Survey aside, TIA still a Tampa Bay area jewel

Published May 28, 2007

One thing this region can brag about is the quality of its airport. Tampa International, which opened in 1971, has been enormously adaptable to the growth in traffic - 19-million passengers file through here every year - and to the space demands for security procedures imposed after Sept. 11. That's why the airport's mediocre ranking in a nationwide survey caught us by surprise.

The results need to be kept in perspective. Half the categories used to assess the airports cover tasks over which the airport has little control, such as security, which is the government's job, and baggage claim, which the airlines handle. It is hardly news that the Transportation Security Administration is not the model for efficiency or competence. Or that the struggling airlines have cut back on ground crews and customer service. Tampa's grade for accessibility even dropped, despite the fact it took less time this year for respondents to reach the terminal after parking.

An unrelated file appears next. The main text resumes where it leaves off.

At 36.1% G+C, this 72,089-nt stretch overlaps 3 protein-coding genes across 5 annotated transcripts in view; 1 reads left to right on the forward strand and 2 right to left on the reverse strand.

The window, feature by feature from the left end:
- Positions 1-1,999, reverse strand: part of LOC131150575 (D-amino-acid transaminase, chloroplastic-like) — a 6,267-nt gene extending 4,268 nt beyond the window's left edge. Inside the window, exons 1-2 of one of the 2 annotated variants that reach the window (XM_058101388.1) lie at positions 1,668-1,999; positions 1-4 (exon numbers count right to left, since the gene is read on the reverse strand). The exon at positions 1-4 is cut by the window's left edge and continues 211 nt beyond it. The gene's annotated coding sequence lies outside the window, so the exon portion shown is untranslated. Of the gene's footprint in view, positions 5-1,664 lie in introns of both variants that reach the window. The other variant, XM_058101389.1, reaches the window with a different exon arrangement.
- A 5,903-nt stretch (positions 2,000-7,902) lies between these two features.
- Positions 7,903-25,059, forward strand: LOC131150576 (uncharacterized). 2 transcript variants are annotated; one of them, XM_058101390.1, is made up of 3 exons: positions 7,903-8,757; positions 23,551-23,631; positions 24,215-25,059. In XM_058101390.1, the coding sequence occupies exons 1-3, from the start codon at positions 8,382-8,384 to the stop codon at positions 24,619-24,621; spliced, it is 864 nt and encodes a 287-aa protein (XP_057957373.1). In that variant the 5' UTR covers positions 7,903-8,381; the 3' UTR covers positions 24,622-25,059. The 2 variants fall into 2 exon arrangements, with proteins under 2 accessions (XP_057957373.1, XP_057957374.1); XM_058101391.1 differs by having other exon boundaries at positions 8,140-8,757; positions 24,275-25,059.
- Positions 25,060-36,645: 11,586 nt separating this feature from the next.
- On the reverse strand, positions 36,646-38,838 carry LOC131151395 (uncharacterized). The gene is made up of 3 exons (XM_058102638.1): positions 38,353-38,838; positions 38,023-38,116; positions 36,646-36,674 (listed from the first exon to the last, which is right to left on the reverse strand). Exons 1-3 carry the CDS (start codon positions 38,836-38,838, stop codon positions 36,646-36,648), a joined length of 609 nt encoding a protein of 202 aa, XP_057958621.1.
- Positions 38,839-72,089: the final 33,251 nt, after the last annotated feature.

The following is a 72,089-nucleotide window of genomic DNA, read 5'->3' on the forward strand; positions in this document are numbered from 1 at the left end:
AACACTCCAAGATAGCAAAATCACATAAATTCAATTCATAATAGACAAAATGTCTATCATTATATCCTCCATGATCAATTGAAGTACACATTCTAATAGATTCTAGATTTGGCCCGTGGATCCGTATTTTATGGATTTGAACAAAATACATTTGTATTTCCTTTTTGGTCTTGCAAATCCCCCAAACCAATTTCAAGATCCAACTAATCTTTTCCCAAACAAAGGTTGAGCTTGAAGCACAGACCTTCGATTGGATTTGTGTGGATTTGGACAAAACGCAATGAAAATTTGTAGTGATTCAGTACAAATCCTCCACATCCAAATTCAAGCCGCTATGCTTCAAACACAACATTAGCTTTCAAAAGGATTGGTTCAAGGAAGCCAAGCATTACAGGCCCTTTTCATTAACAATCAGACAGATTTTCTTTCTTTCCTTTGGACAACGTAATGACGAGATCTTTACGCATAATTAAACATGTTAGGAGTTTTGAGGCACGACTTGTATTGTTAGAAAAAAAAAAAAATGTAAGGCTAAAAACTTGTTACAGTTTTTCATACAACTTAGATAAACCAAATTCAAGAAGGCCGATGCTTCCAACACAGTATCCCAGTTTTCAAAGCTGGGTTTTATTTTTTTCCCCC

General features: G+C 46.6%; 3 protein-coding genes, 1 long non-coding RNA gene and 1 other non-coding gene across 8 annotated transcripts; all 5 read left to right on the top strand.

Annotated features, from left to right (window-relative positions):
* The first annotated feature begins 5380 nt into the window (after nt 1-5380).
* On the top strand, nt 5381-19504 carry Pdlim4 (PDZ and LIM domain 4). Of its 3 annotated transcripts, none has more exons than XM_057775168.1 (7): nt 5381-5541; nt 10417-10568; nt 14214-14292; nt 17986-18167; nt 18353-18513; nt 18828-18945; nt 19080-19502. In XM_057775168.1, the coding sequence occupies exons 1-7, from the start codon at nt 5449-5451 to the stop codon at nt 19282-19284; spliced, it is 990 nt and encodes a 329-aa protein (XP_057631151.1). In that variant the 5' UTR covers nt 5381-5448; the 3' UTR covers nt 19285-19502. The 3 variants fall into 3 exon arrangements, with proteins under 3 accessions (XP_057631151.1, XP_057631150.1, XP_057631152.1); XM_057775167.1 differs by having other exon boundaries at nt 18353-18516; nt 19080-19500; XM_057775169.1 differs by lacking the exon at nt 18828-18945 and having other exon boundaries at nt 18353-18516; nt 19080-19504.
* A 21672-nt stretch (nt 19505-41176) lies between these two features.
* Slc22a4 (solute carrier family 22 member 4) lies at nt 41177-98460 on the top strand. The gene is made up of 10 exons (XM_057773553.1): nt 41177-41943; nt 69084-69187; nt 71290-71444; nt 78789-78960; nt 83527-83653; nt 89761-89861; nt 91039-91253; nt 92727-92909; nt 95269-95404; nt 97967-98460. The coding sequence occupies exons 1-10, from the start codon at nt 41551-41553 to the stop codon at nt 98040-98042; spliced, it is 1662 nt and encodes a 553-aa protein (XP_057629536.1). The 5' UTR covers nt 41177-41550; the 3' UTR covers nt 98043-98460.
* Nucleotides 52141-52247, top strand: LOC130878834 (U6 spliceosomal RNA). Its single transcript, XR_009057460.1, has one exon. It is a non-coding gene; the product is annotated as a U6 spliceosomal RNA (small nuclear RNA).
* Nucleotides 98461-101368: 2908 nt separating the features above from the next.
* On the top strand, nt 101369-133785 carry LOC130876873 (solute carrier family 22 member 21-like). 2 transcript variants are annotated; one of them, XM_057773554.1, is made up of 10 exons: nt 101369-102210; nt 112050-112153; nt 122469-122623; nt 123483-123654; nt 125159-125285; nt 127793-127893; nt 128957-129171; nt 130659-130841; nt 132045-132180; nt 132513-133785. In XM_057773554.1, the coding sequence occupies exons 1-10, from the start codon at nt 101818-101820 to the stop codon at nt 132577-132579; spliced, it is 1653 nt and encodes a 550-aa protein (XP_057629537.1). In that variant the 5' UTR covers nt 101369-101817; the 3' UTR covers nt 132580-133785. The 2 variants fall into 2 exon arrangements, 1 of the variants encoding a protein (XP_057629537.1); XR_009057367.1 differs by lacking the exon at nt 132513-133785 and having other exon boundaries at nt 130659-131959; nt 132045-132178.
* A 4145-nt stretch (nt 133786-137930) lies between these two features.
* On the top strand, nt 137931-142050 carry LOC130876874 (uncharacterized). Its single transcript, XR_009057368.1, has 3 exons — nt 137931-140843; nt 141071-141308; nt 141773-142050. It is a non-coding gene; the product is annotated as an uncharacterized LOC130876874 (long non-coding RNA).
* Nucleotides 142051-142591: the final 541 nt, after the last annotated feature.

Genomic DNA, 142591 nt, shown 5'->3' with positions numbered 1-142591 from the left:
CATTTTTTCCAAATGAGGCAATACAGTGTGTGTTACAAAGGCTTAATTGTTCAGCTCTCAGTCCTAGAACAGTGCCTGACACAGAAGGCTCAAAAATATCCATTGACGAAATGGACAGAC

A better measure would be to assess how TIA fared in a number of recent surveys. Two that examined the airport last year gave Tampa high marks for cleanliness, parking and overall ease in finding and reaching the gates. Low marks for security and baggage delivery underscore where the big problem rests: with government and the airlines. They need to better staff their operations during peak times.

The airport can always improve; it has relatively few dining options in the terminal, where people meeting travelers must wait, and the cab stand often gives spotty service. But under director Louis Miller, the airport has continually invested to remain convenient and attractive. It replaced the airsides with modern facilities, doubled parking and made it easier and cheaper to drop off and pick up travelers. TIA also is planning for the future. Its leadership understands the need to stay ahead. The public should have confidence this is a well-run asset.